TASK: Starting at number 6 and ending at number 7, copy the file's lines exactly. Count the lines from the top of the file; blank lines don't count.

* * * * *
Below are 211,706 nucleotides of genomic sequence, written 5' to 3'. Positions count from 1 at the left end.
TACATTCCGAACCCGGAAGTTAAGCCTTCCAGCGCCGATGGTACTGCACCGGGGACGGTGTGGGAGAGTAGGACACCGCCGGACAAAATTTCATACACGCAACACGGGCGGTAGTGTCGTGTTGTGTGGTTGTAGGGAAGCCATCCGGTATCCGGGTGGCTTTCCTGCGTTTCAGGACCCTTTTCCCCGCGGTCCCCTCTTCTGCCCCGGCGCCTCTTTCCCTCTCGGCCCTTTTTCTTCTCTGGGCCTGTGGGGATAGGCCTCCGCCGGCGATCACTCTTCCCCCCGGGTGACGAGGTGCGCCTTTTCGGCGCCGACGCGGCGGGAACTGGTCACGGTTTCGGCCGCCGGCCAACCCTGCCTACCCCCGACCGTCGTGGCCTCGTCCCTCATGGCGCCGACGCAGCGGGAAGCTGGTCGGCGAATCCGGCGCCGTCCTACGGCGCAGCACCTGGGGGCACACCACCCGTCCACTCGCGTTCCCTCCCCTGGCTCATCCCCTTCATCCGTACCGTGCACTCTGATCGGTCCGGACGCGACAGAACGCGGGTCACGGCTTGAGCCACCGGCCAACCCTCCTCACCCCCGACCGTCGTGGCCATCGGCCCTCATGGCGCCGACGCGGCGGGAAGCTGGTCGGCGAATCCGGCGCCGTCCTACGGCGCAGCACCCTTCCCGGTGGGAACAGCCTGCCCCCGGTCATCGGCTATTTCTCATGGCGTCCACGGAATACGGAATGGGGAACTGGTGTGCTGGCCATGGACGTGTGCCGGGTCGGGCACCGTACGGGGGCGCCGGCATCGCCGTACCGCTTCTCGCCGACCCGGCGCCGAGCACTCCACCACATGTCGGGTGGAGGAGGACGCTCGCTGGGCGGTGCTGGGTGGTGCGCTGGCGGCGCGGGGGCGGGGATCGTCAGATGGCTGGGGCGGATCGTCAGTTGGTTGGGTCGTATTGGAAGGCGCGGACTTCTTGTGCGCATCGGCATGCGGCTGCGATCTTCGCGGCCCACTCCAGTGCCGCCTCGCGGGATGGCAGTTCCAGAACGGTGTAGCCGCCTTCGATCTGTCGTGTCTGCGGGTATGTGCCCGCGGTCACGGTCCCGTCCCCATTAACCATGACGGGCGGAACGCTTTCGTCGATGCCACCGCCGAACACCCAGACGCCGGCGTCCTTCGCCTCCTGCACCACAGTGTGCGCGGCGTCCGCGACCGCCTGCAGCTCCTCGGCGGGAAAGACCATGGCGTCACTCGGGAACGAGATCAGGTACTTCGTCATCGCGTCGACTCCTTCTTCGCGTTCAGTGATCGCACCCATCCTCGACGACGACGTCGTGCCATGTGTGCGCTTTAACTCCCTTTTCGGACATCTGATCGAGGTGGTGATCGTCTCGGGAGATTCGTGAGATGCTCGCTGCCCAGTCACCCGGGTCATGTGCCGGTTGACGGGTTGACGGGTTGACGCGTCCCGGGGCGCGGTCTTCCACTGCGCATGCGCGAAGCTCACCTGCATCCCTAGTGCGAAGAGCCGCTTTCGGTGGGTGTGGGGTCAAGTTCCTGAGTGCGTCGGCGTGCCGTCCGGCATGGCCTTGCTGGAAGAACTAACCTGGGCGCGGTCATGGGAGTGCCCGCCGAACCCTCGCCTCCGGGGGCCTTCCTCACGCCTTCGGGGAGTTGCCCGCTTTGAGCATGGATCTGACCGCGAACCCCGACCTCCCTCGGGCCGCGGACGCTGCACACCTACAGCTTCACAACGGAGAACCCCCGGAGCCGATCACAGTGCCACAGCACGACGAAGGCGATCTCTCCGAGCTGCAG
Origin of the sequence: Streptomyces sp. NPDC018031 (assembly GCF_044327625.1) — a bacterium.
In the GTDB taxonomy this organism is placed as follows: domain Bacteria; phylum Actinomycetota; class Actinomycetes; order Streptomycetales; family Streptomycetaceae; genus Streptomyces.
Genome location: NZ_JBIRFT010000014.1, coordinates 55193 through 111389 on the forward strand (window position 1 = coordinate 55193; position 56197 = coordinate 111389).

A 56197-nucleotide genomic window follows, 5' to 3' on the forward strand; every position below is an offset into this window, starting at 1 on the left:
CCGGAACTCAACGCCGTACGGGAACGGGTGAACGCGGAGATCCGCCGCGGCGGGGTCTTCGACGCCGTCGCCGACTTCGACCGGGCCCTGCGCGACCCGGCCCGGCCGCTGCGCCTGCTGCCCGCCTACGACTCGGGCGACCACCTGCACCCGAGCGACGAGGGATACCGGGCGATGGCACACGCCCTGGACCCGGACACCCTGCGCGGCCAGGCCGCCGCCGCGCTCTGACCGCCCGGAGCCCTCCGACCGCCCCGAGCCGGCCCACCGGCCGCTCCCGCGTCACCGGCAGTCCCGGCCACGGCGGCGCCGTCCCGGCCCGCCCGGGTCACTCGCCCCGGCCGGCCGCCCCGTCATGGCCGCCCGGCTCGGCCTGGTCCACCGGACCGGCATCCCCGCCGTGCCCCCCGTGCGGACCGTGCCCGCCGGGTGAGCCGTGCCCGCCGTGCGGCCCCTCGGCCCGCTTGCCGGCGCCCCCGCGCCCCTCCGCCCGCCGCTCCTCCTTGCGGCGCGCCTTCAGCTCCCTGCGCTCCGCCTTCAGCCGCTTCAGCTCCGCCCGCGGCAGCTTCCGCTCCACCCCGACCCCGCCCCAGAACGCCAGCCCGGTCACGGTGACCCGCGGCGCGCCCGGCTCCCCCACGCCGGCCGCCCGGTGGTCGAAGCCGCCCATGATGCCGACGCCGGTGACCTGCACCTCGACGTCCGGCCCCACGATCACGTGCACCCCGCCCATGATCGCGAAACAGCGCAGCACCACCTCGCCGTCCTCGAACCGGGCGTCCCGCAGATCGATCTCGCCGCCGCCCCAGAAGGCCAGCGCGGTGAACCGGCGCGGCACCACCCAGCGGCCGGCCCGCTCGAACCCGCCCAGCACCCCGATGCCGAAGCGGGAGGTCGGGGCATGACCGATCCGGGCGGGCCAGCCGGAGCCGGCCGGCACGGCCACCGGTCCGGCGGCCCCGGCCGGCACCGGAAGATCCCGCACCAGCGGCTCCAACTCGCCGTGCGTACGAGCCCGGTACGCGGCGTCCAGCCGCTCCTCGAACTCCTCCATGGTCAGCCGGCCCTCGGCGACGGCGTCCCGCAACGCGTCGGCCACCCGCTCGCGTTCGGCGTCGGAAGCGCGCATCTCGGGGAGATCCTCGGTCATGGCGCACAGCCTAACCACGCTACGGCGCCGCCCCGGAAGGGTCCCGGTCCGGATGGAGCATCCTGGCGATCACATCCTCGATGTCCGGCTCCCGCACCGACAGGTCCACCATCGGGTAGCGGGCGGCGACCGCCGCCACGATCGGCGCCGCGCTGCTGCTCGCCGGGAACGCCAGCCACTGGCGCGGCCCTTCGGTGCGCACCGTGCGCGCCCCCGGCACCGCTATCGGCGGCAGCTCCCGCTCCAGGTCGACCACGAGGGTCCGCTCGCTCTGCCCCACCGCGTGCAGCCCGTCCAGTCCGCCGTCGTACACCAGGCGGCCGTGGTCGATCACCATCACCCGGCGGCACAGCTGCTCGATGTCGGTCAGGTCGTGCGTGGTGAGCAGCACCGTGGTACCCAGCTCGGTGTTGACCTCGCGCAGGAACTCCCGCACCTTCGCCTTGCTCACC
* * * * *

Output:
A 56197-nucleotide genomic window follows, 5' to 3' on the forward strand; every position below is an offset into this window, starting at 1 on the left:
CCGGAACTCAACGCCGTACGGGAACGGGTGAACGCGGAGATCCGCCGCGGCGGGGTCTTCGACGCCGTCGCCGACTTCGACCGGGCCCTGCGCGACCCGGCCCGGCCGCTGCGCCTGCTGCCCGCCTACGACTCGGGCGACCACCTGCACCCGAGCGACGAGGGATACCGGGCGATGGCACACGCCCTGGACCCGGACACCCTGCGCGGCCAGGCCGCCGCCGCGCTCTGACCGCCCGGAGCCCTCCGACCGCCCCGAGCCGGCCCACCGGCCGCTCCCGCGTCACCGGCAGTCCCGGCCACGGCGGCGCCGTCCCGGCCCGCCCGGGTCACTCGCCCCGGCCGGCCGCCCCGTCATGGCCGCCCGGCTCGGCCTGGTCCACCGGACCGGCATCCCCGCCGTGCCCCCCGTGCGGACCGTGCCCGCCGGGTGAGCCGTGCCCGCCGTGCGGCCCCTCGGCCCGCTTGCCGGCGCCCCCGCGCCCCTCCGCCCGCCGCTCCTCCTTGCGGCGCGCCTTCAGCTCCCTGCGCTCCGCCTTCAGCCGCTTCAGCTCCGCCCGCGGCAGCTTCCGCTCCACCCCGACCCCGCCCCAGAACGCCAGCCCGGTCACGGTGACCCGCGGCGCGCCCGGCTCCCCCACGCCGGCCGCCCGGTGGTCGAAGCCGCCCATGATGCCGACGCCGGTGACCTGCACCTCGACGTCCGGCCCCACGATCACGTGCACCCCGCCCATGATCGCGAAACAGCGCAGCACCACCTCGCCGTCCTCGAACCGGGCGTCCCGCAGATCGATCTCGCCGCCGCCCCAGAAGGCCAGCGCGGTGAACCGGCGCGGCACCACCCAGCGGCCGGCCCGCTCGAACCCGCCCAGCACCCCGATGCCGAAGCGGGAGGTCGGGGCATGACCGATCCGGGCGGGCCAGCCGGAGCCGGCCGGCACGGCCACCGGTCCGGCGGCCCCGGCCGGCACCGGAAGATCCCGCACCAGCGGCTCCAACTCGCCGTGCGTACGAGCCCGGTACGCGGCGTCCAGCCGCTCCTCGAACTCCTCCATGGTCAGCCGGCCCTCGGCGACGGCGTCCCGCAACGCGTCGGCCACCCGCTCGCGTTCGGCGTCGGAAGCGCGCATCTCGGGGAGATCCTCGGTCATGGCGCACAGCCTAACCACGCTACGGCGCCGCCCCGGAAGGGTCCCGGTCCGGATGGAGCATCCTGGCGATCACATCCTCGATGTCCGGCTCCCGCACCGACAGGTCCACCATCGGGTAGCGGGCGGCGACCGCCGCCACGATCGGCGCCGCGCTGCTGCTCGCCGGGAACGCCAGCCACTGGCGCGGCCCTTCGGTGCGCACCGTGCGCGCCCCCGGCACCGCTATCGGCGGCAGCTCCCGCTCCAGGTCGACCACGAGGGTCCGCTCGCTCTGCCCCACCGCGTGCAGCCCGTCCAGTCCGCCGTCGTACACCAGGCGGCCGTGGTCGATCACCATCACCCGGCGGCACAGCTGCTCGATGTCGGTCAGGTCGTGCGTGGTGAGCAGCACCGTGGTACCCAGCTCGGTGTTGACCTCGCGCAGGAACTCCCGCACCTTCGCCTTGCTCACC